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White House offers COVID-19 surge teams to Florida, other states as cases soar

Florida has not requested assistance.
Miami, Florida,- A nurse prepares medication to be administered to a COVID-19 patient in the Medical Intensive Care Unit at Jackson Memorial Hospital on July 23, 2021 in Miami, Florida.
Miami, Florida,- A nurse prepares medication to be administered to a COVID-19 patient in the Medical Intensive Care Unit at Jackson Memorial Hospital on July 23, 2021 in Miami, Florida. [ JOSE A IGLESIAS | el Nuevo Herald ]
Published Aug. 2

WASHINGTON — The White House is offering coronavirus surge response teams and other federal resources to governors in all 50 states as cases increase nationwide from the spread of the delta variant, straining local hospitals and driving vaccinated people to resume wearing masks.

Jeff Zients, head of the White House COVID-19 response team, in a letter dated Thursday and obtained by McClatchy, said the Biden administration is prepared to send additional federal resources wherever they are requested, including supplies from the strategic national stockpile.

“The spread of the highly transmissible Delta variant is leading to increases in COVID-19 cases across the country, with the impact primarily occurring among unvaccinated individuals and in under-vaccinated communities,” Zients wrote. “Unfortunately, the rise in cases can stress the hospital and clinical care infrastructure in some states.”

Some states experiencing a rise in cases, such as Missouri and Colorado, have already accepted federal help. “Surge response teams” arrived on the ground in both states in recent weeks and have been helping local officials integrate federal resources into their responses.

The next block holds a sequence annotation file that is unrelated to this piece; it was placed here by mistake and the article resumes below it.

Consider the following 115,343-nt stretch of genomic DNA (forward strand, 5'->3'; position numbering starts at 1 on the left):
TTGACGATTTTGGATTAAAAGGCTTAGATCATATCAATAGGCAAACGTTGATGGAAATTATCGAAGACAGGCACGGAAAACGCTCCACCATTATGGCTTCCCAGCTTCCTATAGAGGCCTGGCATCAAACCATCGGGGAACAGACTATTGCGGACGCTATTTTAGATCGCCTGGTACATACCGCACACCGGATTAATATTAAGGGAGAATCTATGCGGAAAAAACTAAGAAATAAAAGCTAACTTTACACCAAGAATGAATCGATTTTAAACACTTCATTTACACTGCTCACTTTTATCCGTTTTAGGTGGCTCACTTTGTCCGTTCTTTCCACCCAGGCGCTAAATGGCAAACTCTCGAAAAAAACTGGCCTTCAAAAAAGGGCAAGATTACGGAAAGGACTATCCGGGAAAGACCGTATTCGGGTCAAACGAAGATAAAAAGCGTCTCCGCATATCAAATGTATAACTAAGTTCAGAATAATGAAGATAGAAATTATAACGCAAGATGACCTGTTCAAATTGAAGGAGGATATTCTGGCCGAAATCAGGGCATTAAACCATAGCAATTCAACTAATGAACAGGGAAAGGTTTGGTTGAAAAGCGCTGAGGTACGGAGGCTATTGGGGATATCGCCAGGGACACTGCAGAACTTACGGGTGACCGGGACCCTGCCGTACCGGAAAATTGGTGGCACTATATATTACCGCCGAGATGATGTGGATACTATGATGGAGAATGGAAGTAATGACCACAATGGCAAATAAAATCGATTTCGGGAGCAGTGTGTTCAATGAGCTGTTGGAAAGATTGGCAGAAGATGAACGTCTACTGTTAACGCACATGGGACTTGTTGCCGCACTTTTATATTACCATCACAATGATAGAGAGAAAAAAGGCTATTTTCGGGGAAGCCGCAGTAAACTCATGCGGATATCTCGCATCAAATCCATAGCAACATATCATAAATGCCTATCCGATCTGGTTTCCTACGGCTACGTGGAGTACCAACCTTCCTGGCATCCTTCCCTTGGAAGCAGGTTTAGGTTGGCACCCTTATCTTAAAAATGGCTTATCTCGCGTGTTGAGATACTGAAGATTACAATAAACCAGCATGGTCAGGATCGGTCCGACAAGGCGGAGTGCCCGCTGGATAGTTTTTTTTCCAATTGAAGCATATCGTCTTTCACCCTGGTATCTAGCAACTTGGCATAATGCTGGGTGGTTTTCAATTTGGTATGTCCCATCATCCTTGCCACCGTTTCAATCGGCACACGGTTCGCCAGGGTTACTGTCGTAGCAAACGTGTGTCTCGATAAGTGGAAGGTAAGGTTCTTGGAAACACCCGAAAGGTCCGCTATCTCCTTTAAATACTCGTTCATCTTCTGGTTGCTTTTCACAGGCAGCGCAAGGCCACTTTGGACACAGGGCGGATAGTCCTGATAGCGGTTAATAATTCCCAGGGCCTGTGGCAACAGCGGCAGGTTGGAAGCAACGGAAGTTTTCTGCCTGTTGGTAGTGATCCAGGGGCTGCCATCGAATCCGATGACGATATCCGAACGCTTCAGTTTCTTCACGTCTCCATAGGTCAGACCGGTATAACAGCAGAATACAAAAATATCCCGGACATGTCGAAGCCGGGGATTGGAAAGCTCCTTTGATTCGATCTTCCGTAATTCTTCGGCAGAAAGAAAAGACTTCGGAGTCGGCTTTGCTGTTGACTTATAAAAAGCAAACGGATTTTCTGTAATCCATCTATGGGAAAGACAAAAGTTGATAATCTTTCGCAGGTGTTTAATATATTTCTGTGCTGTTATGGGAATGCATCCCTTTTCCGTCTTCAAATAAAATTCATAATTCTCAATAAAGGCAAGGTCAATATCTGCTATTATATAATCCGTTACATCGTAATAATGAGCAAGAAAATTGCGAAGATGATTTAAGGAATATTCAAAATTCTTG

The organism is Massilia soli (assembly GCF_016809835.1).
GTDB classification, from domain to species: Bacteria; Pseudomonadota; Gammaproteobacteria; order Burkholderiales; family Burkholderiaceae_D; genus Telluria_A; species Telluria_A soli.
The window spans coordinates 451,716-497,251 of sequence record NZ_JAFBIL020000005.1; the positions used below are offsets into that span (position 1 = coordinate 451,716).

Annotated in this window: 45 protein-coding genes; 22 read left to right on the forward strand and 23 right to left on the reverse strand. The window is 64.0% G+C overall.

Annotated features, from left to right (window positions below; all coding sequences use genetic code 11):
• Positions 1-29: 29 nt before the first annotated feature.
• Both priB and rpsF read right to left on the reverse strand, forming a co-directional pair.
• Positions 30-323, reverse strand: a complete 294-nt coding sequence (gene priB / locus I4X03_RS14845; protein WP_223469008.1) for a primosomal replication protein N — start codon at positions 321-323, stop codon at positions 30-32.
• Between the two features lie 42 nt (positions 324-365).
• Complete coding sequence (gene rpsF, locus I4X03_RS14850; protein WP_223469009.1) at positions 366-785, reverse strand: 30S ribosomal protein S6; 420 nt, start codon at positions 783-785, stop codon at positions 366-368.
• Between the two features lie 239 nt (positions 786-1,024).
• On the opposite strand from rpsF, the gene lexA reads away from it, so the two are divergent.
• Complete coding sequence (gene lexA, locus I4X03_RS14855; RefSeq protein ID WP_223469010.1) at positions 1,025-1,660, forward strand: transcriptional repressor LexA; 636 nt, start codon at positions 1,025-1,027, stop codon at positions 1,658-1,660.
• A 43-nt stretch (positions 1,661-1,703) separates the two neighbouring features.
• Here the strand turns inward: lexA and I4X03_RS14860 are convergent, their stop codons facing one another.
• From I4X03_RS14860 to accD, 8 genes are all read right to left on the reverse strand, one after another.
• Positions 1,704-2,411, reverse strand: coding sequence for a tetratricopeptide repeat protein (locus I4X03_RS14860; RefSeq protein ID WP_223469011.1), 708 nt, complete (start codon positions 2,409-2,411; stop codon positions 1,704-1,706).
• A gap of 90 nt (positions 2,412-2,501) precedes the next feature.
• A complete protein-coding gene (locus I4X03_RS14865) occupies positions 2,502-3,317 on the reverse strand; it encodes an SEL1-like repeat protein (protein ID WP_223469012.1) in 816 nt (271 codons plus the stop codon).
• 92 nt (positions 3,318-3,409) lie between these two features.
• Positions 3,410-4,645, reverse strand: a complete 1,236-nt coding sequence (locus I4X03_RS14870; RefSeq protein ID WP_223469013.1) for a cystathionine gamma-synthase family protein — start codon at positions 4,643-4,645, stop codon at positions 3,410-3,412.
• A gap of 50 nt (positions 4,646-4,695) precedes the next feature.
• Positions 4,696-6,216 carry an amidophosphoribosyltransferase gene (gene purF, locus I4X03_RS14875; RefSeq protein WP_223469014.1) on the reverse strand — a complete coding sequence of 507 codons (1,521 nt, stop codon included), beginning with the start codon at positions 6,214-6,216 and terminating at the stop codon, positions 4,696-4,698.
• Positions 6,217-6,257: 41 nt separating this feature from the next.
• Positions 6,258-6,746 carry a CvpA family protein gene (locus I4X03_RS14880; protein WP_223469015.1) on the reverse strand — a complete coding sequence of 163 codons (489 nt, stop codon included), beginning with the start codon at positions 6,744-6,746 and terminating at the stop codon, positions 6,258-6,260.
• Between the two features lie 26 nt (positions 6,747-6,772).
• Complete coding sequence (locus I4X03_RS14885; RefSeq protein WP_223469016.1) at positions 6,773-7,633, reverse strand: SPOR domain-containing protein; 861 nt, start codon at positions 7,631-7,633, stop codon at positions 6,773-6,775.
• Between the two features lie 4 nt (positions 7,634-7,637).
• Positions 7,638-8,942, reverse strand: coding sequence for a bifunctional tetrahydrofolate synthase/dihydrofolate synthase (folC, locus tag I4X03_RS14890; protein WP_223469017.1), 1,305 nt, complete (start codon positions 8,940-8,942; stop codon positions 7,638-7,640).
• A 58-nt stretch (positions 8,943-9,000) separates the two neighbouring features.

Those teams often include experts from the Centers for Disease Control and Prevention and the Department of Health and Human Services, who are able to accelerate the delivery of federal resources such as additional staffing for vaccination and testing sites or funding to increase medical personnel when hospitals are reaching capacity.

Some states disproportionately affected by the spread of the delta variant — including Florida, where 86 percent of intensive care unit beds are now occupied — have not requested assistance.

Zients said the federal government is offering case investigators, epidemiologists and data analysts to assist local governments on the ground, as well as the deployment of mobile vaccination clinics, funding and training to combat vaccine hesitancy, and the delivery of therapeutics, ventilators, and other supplies.

“Our COVID-19 Surge Response Teams are available to augment your state’s pandemic response and tailor federal resources to your needs,” Zients wrote. “Federal assistance can include helping you with vaccine access and uptake, testing, lifesaving therapeutics, and hospital capacity.”

Related: This Florida COVID surge is different. So is the state's response.

“We urge you and your health and emergency management teams to reach out at the earliest signs of stress on any of your health systems,” he added.

The letter was sent as the Biden administration began adjusting to a new phase in the coronavirus pandemic that amounts to a setback in the country’s attempt to reopen to public gatherings and move on from masks and social distancing.

The CDC issued new guidance recommending that vaccinated people resume wearing masks when in public indoor spaces, after a recent study indicated that vaccinated people who get infected with the delta variant can easily spread the virus to others.

Surge response teams are ready to deploy in response to the delta variant, “and any other variants that may arise,” Zients said.

“The federal government stands ready to assist and support you in this moment,” he wrote.

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